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      LPA receptor heterodimerizes with CD97 to amplify LPA-initiated RHO-dependent signaling and invasion in prostate cancer cells.
      ,
      • Paavola K.J.
      • Sidik H.
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      • Eckart M.
      • Talbot W.S.
      Type IV collagen is an activating ligand for the adhesion G protein-coupled receptor GPR126.
      ). As aforementioned, some antibodies directed toward the ADGRG1 NTF imparted subtle signaling decreases (
      • Salzman G.S.
      • Zhang S.
      • Gupta A.
      • Koide A.
      • Koide S.
      • Araç D.
      Stachel-independent modulation of GPR56/ADGRG1 signaling by synthetic ligands directed to its extracellular region.
      ). Although not direct evidence, the inhibitory effects of these antibodies supports the idea that in specific contexts, the NTF may repress activity of the CTF (red star in Fig. 2D). An ADGRG1 construct with an intact GAIN domain but deleted N-terminal pentraxin/laminin/neurexin/sex hormone–binding globulin-like (PLL) adhesive domain had enhanced signaling over full-length ADGRG1 (
      • Salzman G.S.
      • Zhang S.
      • Gupta A.
      • Koide A.
      • Koide S.
      • Araç D.
      Stachel-independent modulation of GPR56/ADGRG1 signaling by synthetic ligands directed to its extracellular region.
      ,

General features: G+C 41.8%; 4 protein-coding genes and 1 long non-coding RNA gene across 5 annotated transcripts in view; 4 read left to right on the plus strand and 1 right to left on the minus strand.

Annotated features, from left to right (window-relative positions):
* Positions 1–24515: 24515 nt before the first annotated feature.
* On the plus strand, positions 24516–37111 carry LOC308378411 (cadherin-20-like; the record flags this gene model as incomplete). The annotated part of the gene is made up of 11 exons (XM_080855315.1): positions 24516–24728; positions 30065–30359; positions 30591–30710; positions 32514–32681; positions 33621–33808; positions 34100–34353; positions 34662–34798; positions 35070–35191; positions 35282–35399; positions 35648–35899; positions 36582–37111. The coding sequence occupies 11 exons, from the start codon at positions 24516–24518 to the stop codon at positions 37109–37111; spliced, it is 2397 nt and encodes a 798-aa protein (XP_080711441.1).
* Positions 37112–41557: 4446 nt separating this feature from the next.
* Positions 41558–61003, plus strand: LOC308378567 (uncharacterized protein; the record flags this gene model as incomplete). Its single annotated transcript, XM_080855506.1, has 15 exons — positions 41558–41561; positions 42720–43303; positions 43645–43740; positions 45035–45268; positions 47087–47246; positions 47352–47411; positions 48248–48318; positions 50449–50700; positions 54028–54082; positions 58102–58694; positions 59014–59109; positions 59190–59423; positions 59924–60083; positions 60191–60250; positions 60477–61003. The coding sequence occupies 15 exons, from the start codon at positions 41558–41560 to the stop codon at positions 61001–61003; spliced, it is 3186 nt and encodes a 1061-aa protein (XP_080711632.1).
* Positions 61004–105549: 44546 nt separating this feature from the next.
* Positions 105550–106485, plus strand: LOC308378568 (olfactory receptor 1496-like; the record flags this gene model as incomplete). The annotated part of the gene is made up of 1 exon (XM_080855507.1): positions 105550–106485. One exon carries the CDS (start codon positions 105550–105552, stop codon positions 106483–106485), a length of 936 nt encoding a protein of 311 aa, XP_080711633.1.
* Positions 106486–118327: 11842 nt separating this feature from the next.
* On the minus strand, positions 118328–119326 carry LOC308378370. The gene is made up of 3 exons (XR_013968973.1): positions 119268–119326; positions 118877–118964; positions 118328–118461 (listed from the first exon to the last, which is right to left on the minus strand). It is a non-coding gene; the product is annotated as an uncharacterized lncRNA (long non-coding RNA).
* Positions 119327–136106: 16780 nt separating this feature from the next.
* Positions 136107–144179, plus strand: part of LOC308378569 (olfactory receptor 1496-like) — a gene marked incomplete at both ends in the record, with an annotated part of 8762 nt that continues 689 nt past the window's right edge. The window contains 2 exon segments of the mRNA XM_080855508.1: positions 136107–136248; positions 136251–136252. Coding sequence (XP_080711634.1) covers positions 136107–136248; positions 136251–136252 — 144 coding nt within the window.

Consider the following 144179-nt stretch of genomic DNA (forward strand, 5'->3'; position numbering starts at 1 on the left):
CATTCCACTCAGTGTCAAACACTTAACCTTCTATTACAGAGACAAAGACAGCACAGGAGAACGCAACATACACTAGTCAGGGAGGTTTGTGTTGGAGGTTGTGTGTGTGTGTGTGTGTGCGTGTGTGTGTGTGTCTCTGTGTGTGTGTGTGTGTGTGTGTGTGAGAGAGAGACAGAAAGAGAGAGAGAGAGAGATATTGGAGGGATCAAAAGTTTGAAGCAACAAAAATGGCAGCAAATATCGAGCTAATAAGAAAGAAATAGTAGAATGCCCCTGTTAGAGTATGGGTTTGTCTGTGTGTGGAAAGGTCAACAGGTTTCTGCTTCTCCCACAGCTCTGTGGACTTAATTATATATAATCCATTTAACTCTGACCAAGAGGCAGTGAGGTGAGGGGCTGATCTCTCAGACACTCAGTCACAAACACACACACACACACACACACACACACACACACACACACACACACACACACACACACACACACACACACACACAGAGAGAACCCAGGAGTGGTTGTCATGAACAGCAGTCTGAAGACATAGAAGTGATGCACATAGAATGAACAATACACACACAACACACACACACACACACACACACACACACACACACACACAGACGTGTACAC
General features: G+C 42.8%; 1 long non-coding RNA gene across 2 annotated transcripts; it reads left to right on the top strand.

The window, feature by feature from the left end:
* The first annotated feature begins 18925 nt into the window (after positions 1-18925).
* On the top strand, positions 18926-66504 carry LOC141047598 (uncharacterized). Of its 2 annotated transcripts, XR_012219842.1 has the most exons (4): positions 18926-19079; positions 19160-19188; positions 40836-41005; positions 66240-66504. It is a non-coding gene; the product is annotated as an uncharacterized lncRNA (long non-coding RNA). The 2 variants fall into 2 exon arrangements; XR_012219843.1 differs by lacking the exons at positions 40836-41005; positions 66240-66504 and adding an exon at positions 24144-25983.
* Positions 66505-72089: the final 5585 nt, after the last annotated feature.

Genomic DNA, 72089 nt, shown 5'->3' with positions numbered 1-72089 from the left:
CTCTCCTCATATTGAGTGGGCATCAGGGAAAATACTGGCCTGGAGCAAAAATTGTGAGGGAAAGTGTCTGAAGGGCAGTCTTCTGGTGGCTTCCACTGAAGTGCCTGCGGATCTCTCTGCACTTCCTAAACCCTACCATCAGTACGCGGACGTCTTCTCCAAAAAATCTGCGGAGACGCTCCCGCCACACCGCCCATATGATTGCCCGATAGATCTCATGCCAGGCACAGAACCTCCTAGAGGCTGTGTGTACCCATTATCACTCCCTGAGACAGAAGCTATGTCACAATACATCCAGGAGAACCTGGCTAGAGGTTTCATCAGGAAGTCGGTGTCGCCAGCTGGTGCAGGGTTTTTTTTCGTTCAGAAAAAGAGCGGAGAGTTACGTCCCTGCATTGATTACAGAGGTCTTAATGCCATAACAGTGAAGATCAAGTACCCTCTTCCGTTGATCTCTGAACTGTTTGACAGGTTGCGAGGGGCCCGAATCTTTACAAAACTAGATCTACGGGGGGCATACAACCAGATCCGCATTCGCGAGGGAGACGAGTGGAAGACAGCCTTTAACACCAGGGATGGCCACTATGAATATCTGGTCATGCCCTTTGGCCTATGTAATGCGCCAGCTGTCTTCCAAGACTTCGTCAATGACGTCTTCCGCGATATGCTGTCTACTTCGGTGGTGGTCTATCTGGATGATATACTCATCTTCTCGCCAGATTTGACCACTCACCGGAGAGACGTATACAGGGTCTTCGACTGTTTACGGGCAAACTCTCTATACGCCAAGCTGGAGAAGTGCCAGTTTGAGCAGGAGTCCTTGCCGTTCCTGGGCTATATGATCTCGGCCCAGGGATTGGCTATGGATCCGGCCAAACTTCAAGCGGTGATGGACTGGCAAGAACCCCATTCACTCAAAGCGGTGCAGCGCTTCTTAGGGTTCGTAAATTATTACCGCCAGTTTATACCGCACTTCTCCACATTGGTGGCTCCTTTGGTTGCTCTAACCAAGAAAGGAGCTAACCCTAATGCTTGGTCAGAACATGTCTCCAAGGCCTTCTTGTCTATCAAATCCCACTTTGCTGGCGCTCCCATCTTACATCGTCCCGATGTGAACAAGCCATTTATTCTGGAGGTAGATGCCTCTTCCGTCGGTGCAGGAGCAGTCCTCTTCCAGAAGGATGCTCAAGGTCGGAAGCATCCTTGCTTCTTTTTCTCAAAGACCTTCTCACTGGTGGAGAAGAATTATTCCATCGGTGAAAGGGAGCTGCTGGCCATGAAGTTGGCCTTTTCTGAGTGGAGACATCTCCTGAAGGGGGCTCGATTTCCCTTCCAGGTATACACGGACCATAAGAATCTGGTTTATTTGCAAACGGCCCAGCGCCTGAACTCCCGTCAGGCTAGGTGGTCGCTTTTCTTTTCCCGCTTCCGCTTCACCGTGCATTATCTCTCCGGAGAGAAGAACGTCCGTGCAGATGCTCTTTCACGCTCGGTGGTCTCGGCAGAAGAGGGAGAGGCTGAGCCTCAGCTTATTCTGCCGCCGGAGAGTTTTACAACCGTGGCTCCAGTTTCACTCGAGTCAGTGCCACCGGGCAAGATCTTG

• Salzman G.S.
      • Ackerman S.D.
      • Ding C.
      • Koide A.
      • Leon K.
      • Luo R.
      • Stoveken H.M.
      • Fernandez C.G.
      • Tall G.G.
      • Piao X.
      • Monk K.R.
      • Koide S.
      • Araç D.
      Structural basis for regulation of GPR56/ADGRG1 by its alternatively spliced extracellular domains.
      ). This implies that the PLL may enforce GAIN autoinhibition of the CTF or inhibit the CTF directly. However, exposure of recombinant ADGRG1 NTF to a ΔNTF ADGRG1 receptor resulted in no change in activated receptor signaling, indicating that the NTF may not provide inhibition unless it is noncovalently bound through the TM1 stalk (
      • Stoveken H.M.
      • Hajduczok A.G.
      • Xu L.
      • Tall G.G.
      Adhesion G protein-coupled receptors are activated by exposure of a cryptic tethered agonist.
      ).
      Whereas many details remain unknown for understanding orthosteric agonism and allosteric modulation, it is clear that the AGPCR NTFs are critical for regulating 7TM signaling. The extracellular domains (ECDs) of Class B1 and Class C GPCRs are also critical regulators of 7TM activation. Consequently, drawing parallels to these receptors may aid in understanding of how adhesion GPCRs are capable of transducing distal extracellular signals across the receptor to impart G protein activation.

      Class B1 GPCR-activating transitions and peptide agonism: Parallels for AGPCR activation?

      The Class B1 or secretin-like GPCR family is most closely related to adhesion GPCRs. There have been substantial structural determination efforts and insight into the transitions that occur between the inactive and active states of family B1 members in recent years (Fig. 3A) (
      • de Graaf C.
      • Song G.
      • Cao C.
      • Zhao Q.
      • Wang M.-W.
      • Wu B.
      • Stevens R.C.
      Extending the structural view of class B GPCRs.
      ,
      • Hollenstein K.
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      • Wang M.W.
      • Marshall F.H.
      • Stevens R.C.
      Insights into the structure of class B GPCRs.
      ,
      • Krumm B.
      • Roth B.L.
      A structural understanding of class B GPCR selectivity and activation revealed.
      ,
      • Willard F.S.